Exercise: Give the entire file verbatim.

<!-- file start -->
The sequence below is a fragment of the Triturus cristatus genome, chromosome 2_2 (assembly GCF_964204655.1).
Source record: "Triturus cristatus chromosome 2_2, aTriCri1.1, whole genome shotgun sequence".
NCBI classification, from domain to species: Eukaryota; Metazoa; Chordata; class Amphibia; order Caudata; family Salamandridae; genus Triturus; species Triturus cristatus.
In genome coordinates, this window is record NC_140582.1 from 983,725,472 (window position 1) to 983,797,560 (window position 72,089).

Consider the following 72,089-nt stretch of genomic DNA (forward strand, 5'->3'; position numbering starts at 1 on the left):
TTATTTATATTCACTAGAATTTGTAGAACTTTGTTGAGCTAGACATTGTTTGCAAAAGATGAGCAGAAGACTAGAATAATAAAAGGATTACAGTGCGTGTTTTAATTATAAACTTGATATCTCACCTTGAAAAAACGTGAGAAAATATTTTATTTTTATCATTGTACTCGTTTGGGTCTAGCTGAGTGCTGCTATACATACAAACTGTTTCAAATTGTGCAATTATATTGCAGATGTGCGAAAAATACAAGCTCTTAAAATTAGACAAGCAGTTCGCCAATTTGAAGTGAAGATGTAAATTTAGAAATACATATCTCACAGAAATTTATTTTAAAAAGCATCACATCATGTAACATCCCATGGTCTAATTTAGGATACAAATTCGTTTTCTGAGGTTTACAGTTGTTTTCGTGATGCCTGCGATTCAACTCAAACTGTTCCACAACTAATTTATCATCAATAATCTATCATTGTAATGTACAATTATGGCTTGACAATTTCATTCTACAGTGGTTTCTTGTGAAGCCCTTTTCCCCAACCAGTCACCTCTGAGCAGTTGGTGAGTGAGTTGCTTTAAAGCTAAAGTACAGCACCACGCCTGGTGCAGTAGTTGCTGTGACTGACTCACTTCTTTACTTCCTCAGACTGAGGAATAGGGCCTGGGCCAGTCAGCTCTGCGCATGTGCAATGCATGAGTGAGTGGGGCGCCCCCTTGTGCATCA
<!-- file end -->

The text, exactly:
The sequence below is a fragment of the Triturus cristatus genome, chromosome 2_2 (assembly GCF_964204655.1).
Source record: "Triturus cristatus chromosome 2_2, aTriCri1.1, whole genome shotgun sequence".
NCBI classification, from domain to species: Eukaryota; Metazoa; Chordata; class Amphibia; order Caudata; family Salamandridae; genus Triturus; species Triturus cristatus.
In genome coordinates, this window is record NC_140582.1 from 983,725,472 (window position 1) to 983,797,560 (window position 72,089).

Consider the following 72,089-nt stretch of genomic DNA (forward strand, 5'->3'; position numbering starts at 1 on the left):
TTATTTATATTCACTAGAATTTGTAGAACTTTGTTGAGCTAGACATTGTTTGCAAAAGATGAGCAGAAGACTAGAATAATAAAAGGATTACAGTGCGTGTTTTAATTATAAACTTGATATCTCACCTTGAAAAAACGTGAGAAAATATTTTATTTTTATCATTGTACTCGTTTGGGTCTAGCTGAGTGCTGCTATACATACAAACTGTTTCAAATTGTGCAATTATATTGCAGATGTGCGAAAAATACAAGCTCTTAAAATTAGACAAGCAGTTCGCCAATTTGAAGTGAAGATGTAAATTTAGAAATACATATCTCACAGAAATTTATTTTAAAAAGCATCACATCATGTAACATCCCATGGTCTAATTTAGGATACAAATTCGTTTTCTGAGGTTTACAGTTGTTTTCGTGATGCCTGCGATTCAACTCAAACTGTTCCACAACTAATTTATCATCAATAATCTATCATTGTAATGTACAATTATGGCTTGACAATTTCATTCTACAGTGGTTTCTTGTGAAGCCCTTTTCCCCAACCAGTCACCTCTGAGCAGTTGGTGAGTGAGTTGCTTTAAAGCTAAAGTACAGCACCACGCCTGGTGCAGTAGTTGCTGTGACTGACTCACTTCTTTACTTCCTCAGACTGAGGAATAGGGCCTGGGCCAGTCAGCTCTGCGCATGTGCAATGCATGAGTGAGTGGGGCGCCCCCTTGTGCATCA